That’s exactly the message the city wants to hear, and Bass’ audience of staffers, campaign volunteers and admirers cheered her on. The celebration for the city’s first female mayor was fittingly held at the Wilshire Ebell Theatre, built nearly a century ago by the Ebell of Los Angeles, the philanthropic institution founded by and for women in 1894.

“It is with a special feeling in my heart and with the thoughts of my mother and my daughters and all of the women in this city that I stand before you in this place as the next mayor of Los Angeles,” Bass said.

Christian Entezari, of the California Black Women’s Democratic Club, called the day “incredibly momentous,” a “culmination of communities coming together for the betterment of Los Angeles. It’s a very good day for the city.”


Entezari said homelessness is a key issue for her, and she noted that the number of Black people in the homeless population is disproportionately high.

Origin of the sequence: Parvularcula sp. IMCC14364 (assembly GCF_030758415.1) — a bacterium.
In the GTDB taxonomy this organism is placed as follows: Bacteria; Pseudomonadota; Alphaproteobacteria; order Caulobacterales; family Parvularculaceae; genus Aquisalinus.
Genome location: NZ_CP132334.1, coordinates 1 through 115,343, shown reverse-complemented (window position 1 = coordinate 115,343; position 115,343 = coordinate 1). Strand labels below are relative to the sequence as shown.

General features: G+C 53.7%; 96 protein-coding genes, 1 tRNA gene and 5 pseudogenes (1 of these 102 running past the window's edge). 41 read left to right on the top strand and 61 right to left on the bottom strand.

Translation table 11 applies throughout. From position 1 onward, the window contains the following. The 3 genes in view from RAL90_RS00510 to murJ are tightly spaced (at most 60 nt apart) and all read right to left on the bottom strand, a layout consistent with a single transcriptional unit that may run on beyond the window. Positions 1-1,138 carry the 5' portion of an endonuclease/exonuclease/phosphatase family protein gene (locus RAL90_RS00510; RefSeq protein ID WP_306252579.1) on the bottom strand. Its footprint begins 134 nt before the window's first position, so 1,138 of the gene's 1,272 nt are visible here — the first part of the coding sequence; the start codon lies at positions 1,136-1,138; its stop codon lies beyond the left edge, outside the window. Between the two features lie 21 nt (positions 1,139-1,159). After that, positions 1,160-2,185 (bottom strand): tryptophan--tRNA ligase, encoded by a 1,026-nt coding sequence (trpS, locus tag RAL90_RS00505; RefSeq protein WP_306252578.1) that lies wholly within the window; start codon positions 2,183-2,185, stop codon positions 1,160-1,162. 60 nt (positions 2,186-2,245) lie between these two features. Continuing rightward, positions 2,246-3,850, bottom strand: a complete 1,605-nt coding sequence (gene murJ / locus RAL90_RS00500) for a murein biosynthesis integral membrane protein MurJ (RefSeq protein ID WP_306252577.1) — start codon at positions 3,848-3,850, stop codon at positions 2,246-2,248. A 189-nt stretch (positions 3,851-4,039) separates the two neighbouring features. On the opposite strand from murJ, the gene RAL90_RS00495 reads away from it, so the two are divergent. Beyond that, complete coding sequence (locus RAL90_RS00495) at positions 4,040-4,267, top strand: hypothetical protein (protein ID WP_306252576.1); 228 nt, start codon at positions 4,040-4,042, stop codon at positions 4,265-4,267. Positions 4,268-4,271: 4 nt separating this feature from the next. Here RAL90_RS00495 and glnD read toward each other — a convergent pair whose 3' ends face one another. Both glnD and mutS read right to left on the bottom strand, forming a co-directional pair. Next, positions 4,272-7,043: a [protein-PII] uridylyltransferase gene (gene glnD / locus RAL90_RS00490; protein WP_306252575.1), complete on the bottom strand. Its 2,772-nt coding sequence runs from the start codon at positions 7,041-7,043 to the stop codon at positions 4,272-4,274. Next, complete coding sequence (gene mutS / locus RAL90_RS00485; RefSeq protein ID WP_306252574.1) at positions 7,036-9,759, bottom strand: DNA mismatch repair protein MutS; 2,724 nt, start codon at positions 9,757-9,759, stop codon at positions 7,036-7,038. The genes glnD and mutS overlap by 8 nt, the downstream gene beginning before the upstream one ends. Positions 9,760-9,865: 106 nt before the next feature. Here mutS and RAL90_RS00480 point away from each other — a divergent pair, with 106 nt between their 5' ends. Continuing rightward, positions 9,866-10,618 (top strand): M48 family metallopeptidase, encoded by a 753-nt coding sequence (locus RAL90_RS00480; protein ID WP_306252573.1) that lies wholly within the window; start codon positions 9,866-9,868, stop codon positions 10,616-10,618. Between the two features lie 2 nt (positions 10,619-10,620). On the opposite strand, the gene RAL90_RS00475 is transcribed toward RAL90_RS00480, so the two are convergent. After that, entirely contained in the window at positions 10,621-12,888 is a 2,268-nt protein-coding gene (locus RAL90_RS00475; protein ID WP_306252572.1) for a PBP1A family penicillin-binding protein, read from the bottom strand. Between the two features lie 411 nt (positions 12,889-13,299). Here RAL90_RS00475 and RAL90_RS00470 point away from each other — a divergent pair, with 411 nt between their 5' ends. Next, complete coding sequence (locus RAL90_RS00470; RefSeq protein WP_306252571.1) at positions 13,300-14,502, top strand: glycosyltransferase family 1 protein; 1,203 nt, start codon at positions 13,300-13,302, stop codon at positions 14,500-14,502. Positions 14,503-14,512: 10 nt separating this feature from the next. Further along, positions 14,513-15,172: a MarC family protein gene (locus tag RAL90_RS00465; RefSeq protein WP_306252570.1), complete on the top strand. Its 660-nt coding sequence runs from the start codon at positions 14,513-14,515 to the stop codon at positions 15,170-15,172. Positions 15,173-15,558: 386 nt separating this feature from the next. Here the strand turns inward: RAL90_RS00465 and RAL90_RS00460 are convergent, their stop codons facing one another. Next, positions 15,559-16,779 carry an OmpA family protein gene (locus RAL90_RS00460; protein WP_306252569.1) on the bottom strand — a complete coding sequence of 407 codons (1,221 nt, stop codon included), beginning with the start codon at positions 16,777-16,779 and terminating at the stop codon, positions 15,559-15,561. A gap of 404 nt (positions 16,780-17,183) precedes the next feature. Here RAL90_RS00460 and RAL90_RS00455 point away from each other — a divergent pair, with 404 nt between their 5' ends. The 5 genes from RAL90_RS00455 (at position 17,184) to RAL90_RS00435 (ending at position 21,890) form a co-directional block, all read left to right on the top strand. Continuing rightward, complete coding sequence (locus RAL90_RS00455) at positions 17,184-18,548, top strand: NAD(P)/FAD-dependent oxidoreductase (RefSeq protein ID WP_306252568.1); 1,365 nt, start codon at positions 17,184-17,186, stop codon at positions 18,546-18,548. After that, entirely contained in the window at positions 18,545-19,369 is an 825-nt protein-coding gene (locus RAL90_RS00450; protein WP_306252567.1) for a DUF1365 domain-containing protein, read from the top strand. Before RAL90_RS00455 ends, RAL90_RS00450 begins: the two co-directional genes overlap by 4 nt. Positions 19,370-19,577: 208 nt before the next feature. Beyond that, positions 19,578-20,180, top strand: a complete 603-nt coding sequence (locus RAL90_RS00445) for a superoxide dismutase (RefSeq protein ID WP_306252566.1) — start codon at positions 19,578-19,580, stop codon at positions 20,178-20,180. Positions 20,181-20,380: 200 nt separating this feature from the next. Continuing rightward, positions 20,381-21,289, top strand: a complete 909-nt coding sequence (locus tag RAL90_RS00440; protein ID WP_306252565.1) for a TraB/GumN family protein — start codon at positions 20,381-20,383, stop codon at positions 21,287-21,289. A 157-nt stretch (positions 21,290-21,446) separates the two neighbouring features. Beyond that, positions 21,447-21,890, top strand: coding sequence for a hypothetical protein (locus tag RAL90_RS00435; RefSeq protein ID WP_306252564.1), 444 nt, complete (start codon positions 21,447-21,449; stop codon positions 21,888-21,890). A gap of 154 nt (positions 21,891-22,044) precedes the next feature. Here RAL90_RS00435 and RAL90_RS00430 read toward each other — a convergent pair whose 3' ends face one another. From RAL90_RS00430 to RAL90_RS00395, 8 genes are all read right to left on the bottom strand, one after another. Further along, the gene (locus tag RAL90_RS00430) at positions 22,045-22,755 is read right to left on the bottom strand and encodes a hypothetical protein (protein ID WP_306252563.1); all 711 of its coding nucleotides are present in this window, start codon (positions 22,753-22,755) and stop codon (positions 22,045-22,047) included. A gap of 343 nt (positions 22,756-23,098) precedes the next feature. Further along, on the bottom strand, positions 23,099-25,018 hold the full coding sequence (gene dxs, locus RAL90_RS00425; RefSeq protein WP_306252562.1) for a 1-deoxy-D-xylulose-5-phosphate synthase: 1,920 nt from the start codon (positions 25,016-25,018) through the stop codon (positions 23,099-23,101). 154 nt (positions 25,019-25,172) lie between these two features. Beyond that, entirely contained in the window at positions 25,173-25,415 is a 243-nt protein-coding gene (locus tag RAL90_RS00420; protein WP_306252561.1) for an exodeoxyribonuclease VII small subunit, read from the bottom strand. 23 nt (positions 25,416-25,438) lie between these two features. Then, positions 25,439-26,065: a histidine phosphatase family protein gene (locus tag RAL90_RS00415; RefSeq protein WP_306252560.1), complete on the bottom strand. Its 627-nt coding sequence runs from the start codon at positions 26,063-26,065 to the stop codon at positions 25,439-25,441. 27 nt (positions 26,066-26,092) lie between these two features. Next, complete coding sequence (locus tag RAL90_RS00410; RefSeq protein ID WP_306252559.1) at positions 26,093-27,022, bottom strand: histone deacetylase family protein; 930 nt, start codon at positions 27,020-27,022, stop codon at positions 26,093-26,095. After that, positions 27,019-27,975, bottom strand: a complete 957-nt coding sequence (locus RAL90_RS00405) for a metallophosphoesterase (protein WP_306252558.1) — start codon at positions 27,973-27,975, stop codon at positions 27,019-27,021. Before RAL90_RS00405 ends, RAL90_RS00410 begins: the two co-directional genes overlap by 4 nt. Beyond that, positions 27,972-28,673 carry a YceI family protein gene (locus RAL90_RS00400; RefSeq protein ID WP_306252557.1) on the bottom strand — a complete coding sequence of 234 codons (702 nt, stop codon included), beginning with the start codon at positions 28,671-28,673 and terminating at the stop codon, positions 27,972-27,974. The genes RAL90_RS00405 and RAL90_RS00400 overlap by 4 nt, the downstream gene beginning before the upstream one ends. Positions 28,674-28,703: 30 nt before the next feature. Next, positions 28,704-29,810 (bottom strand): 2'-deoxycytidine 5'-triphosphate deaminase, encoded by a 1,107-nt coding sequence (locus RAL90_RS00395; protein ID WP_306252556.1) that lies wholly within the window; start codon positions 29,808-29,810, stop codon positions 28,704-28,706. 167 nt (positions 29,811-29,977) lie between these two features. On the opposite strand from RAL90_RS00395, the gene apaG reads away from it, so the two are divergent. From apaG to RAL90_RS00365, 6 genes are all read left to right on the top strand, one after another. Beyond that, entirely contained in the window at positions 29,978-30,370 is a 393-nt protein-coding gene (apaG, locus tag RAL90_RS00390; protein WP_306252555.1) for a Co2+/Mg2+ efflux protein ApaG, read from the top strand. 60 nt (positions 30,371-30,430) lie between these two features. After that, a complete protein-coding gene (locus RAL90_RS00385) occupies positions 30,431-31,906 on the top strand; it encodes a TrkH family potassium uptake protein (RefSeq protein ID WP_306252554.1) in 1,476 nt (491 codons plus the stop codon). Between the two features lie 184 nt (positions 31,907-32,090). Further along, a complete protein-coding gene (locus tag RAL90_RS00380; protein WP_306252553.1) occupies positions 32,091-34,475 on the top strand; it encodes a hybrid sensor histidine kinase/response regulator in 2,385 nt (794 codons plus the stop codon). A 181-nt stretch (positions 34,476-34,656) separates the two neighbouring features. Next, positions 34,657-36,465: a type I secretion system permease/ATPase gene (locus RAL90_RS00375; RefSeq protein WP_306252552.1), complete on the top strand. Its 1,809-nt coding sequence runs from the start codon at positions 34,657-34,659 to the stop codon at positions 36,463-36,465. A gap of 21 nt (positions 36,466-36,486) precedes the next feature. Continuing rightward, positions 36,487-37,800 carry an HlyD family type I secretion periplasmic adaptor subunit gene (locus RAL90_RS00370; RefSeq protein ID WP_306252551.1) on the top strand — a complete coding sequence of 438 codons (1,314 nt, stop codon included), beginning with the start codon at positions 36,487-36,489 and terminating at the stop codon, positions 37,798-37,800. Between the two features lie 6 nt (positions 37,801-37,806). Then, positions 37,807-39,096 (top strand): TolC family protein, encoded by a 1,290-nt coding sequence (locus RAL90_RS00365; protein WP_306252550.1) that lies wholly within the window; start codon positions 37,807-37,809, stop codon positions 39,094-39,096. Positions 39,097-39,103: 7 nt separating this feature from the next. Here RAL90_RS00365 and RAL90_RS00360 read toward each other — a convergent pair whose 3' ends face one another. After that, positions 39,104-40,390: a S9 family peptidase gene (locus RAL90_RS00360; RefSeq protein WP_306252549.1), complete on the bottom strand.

“Her approach is not just housing people,” Entezari said of Bass. “It’s a holistic approach that addresses the whole person and the reasons they have fallen into homelessness to begin with.”

When Bass made her speech, I noticed one supporter scooting through the crowd to get closer to the action. Later, I caught up with Sade Elhawary, 34, who said she was the engagement strategist for Youth for Bass.

“Young people bring out other young people,” Elhawary said, so the strategy was to organize those who were already in the Bass camp and encourage them to recruit their peers.

That was challenging early in the primary, Elhawary said, because to a lot of young people, Bass didn’t seem progressive enough on climate change and other issues. But in the general, when it was down to Caruso, more young people came on board.